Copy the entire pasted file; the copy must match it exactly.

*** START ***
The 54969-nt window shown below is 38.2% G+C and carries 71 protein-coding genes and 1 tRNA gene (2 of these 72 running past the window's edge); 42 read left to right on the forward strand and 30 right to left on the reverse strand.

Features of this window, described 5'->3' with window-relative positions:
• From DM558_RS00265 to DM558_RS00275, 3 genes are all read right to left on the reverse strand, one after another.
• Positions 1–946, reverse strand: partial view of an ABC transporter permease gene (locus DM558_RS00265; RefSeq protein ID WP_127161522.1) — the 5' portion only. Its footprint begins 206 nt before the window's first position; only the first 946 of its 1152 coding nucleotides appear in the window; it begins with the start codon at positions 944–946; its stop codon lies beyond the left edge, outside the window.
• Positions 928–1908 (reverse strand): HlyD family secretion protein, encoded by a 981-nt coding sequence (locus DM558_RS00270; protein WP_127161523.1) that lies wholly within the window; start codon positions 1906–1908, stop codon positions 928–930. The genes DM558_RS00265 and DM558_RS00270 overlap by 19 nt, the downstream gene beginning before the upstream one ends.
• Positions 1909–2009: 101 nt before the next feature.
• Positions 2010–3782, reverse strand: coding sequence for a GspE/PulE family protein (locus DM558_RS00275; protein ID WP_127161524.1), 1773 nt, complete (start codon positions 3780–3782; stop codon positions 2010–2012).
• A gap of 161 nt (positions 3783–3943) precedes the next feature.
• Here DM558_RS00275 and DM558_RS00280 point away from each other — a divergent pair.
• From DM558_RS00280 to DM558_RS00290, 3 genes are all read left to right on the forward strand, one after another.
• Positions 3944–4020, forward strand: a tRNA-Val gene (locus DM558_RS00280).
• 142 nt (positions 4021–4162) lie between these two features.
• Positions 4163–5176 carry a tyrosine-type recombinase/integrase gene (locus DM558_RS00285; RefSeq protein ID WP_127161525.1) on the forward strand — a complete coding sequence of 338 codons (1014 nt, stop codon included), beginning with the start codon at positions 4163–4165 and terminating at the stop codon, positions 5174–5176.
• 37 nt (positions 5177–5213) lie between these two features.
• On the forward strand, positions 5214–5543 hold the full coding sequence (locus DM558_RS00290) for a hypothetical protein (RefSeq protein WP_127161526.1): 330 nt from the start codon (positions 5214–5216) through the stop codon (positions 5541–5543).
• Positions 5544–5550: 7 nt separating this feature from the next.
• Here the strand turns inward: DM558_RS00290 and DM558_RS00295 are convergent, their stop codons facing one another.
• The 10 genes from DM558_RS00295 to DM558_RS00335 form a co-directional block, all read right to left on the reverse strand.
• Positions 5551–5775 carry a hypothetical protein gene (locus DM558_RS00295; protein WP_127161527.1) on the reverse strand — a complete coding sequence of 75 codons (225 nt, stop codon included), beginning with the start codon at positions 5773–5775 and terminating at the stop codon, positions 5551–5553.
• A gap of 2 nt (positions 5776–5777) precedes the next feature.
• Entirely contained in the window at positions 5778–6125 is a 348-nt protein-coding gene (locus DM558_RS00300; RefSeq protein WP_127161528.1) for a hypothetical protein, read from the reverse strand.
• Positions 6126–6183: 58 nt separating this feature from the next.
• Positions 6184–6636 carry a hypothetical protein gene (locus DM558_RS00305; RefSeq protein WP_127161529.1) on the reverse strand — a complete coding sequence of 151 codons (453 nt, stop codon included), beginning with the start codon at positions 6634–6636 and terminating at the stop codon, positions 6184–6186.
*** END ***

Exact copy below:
The 54969-nt window shown below is 38.2% G+C and carries 71 protein-coding genes and 1 tRNA gene (2 of these 72 running past the window's edge); 42 read left to right on the forward strand and 30 right to left on the reverse strand.

Features of this window, described 5'->3' with window-relative positions:
• From DM558_RS00265 to DM558_RS00275, 3 genes are all read right to left on the reverse strand, one after another.
• Positions 1–946, reverse strand: partial view of an ABC transporter permease gene (locus DM558_RS00265; RefSeq protein ID WP_127161522.1) — the 5' portion only. Its footprint begins 206 nt before the window's first position; only the first 946 of its 1152 coding nucleotides appear in the window; it begins with the start codon at positions 944–946; its stop codon lies beyond the left edge, outside the window.
• Positions 928–1908 (reverse strand): HlyD family secretion protein, encoded by a 981-nt coding sequence (locus DM558_RS00270; protein WP_127161523.1) that lies wholly within the window; start codon positions 1906–1908, stop codon positions 928–930. The genes DM558_RS00265 and DM558_RS00270 overlap by 19 nt, the downstream gene beginning before the upstream one ends.
• Positions 1909–2009: 101 nt before the next feature.
• Positions 2010–3782, reverse strand: coding sequence for a GspE/PulE family protein (locus DM558_RS00275; protein ID WP_127161524.1), 1773 nt, complete (start codon positions 3780–3782; stop codon positions 2010–2012).
• A gap of 161 nt (positions 3783–3943) precedes the next feature.
• Here DM558_RS00275 and DM558_RS00280 point away from each other — a divergent pair.
• From DM558_RS00280 to DM558_RS00290, 3 genes are all read left to right on the forward strand, one after another.
• Positions 3944–4020, forward strand: a tRNA-Val gene (locus DM558_RS00280).
• 142 nt (positions 4021–4162) lie between these two features.
• Positions 4163–5176 carry a tyrosine-type recombinase/integrase gene (locus DM558_RS00285; RefSeq protein ID WP_127161525.1) on the forward strand — a complete coding sequence of 338 codons (1014 nt, stop codon included), beginning with the start codon at positions 4163–4165 and terminating at the stop codon, positions 5174–5176.
• 37 nt (positions 5177–5213) lie between these two features.
• On the forward strand, positions 5214–5543 hold the full coding sequence (locus DM558_RS00290) for a hypothetical protein (RefSeq protein WP_127161526.1): 330 nt from the start codon (positions 5214–5216) through the stop codon (positions 5541–5543).
• Positions 5544–5550: 7 nt separating this feature from the next.
• Here the strand turns inward: DM558_RS00290 and DM558_RS00295 are convergent, their stop codons facing one another.
• The 10 genes from DM558_RS00295 to DM558_RS00335 form a co-directional block, all read right to left on the reverse strand.
• Positions 5551–5775 carry a hypothetical protein gene (locus DM558_RS00295; protein WP_127161527.1) on the reverse strand — a complete coding sequence of 75 codons (225 nt, stop codon included), beginning with the start codon at positions 5773–5775 and terminating at the stop codon, positions 5551–5553.
• A gap of 2 nt (positions 5776–5777) precedes the next feature.
• Entirely contained in the window at positions 5778–6125 is a 348-nt protein-coding gene (locus DM558_RS00300; RefSeq protein WP_127161528.1) for a hypothetical protein, read from the reverse strand.
• Positions 6126–6183: 58 nt separating this feature from the next.
• Positions 6184–6636 carry a hypothetical protein gene (locus DM558_RS00305; RefSeq protein WP_127161529.1) on the reverse strand — a complete coding sequence of 151 codons (453 nt, stop codon included), beginning with the start codon at positions 6634–6636 and terminating at the stop codon, positions 6184–6186.